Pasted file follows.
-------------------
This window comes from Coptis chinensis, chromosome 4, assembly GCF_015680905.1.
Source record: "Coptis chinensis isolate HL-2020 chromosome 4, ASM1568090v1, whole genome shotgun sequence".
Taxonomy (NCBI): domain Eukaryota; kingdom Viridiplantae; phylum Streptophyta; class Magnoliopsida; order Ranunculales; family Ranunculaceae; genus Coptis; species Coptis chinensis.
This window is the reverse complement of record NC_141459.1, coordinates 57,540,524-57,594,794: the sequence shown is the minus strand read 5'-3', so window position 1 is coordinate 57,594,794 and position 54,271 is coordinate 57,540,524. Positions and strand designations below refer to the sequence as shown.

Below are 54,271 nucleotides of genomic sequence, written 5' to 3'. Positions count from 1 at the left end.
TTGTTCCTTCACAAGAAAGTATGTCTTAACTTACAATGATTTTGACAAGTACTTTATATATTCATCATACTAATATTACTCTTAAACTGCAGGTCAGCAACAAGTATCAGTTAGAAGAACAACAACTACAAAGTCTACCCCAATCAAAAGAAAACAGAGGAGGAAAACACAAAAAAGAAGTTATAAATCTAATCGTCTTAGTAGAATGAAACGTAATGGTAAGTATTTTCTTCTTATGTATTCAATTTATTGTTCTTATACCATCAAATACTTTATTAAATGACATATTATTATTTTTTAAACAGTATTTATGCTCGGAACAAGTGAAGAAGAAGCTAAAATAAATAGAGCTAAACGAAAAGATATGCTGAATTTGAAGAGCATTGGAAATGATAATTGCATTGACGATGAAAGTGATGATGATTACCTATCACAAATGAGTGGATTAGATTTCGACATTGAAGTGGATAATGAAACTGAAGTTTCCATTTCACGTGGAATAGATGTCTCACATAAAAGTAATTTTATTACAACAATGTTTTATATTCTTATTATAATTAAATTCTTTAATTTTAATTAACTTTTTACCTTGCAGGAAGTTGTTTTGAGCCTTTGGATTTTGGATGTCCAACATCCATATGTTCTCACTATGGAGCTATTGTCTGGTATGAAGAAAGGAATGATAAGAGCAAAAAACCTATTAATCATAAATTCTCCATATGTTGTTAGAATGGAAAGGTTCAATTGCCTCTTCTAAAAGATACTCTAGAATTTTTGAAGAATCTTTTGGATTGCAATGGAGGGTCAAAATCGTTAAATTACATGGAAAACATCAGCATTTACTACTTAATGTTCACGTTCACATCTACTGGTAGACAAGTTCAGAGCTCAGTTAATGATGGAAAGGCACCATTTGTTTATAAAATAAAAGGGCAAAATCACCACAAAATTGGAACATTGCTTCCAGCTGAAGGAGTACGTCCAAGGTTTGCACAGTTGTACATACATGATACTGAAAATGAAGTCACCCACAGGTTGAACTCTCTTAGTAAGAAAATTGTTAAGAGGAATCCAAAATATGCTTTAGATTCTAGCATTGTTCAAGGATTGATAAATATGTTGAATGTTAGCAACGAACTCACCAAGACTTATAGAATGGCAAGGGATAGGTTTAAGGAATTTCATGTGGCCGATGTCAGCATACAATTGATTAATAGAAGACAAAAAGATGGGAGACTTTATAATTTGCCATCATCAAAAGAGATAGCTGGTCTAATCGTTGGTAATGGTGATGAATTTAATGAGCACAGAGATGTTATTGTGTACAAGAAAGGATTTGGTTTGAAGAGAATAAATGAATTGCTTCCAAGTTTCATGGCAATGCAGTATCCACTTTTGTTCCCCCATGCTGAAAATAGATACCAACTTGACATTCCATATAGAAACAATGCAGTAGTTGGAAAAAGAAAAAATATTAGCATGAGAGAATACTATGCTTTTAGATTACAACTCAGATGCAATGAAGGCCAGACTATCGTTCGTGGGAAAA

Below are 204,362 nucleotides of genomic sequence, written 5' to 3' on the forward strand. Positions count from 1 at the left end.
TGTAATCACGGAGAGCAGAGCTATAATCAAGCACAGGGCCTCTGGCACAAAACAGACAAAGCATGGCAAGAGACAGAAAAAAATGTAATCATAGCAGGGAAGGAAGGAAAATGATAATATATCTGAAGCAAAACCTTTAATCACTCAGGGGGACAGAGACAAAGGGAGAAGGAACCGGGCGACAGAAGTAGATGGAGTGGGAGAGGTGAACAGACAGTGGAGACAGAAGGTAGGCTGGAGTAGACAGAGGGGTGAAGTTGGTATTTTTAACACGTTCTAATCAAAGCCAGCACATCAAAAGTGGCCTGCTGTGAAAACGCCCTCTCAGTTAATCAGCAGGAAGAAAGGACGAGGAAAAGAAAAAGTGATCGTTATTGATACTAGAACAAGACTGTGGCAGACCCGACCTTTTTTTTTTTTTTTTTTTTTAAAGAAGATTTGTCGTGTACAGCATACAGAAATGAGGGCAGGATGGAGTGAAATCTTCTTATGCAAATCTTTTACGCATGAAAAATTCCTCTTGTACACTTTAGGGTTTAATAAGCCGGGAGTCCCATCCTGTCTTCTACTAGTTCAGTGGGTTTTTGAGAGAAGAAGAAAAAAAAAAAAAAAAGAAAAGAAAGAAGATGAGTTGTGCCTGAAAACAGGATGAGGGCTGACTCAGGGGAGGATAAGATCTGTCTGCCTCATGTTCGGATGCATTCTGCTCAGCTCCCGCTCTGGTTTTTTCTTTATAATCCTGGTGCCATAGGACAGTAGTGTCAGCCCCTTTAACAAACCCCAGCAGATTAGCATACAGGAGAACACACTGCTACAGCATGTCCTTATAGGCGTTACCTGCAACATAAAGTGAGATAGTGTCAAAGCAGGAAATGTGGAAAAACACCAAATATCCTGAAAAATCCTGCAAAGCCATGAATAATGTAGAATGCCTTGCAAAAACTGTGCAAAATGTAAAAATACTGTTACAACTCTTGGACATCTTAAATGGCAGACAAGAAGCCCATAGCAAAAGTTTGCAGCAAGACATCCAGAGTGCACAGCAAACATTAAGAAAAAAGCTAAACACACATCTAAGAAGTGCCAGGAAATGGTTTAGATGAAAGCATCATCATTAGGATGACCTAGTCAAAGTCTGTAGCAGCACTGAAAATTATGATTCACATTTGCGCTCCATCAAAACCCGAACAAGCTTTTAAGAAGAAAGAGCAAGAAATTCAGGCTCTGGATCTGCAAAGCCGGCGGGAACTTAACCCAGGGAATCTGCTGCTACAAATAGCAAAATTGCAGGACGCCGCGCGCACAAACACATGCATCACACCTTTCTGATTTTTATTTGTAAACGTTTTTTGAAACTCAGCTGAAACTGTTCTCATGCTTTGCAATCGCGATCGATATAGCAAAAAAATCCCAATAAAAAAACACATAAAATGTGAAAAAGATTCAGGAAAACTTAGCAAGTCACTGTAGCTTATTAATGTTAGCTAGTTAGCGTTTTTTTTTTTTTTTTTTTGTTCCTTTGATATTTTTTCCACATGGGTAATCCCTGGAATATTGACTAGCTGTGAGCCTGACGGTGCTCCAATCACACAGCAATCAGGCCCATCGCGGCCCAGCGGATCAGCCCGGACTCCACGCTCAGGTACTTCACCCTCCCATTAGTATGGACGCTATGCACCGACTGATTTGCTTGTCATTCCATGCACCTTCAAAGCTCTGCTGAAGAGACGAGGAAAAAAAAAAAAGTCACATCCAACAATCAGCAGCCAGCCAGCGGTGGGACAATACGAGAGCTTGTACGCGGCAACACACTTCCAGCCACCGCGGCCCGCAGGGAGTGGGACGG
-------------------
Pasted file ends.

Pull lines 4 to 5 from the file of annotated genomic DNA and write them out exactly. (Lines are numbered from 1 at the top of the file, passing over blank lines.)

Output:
This window is the reverse complement of record NC_141459.1, coordinates 57,540,524-57,594,794: the sequence shown is the minus strand read 5'-3', so window position 1 is coordinate 57,594,794 and position 54,271 is coordinate 57,540,524. Positions and strand designations below refer to the sequence as shown.

Below are 54,271 nucleotides of genomic sequence, written 5' to 3'. Positions count from 1 at the left end.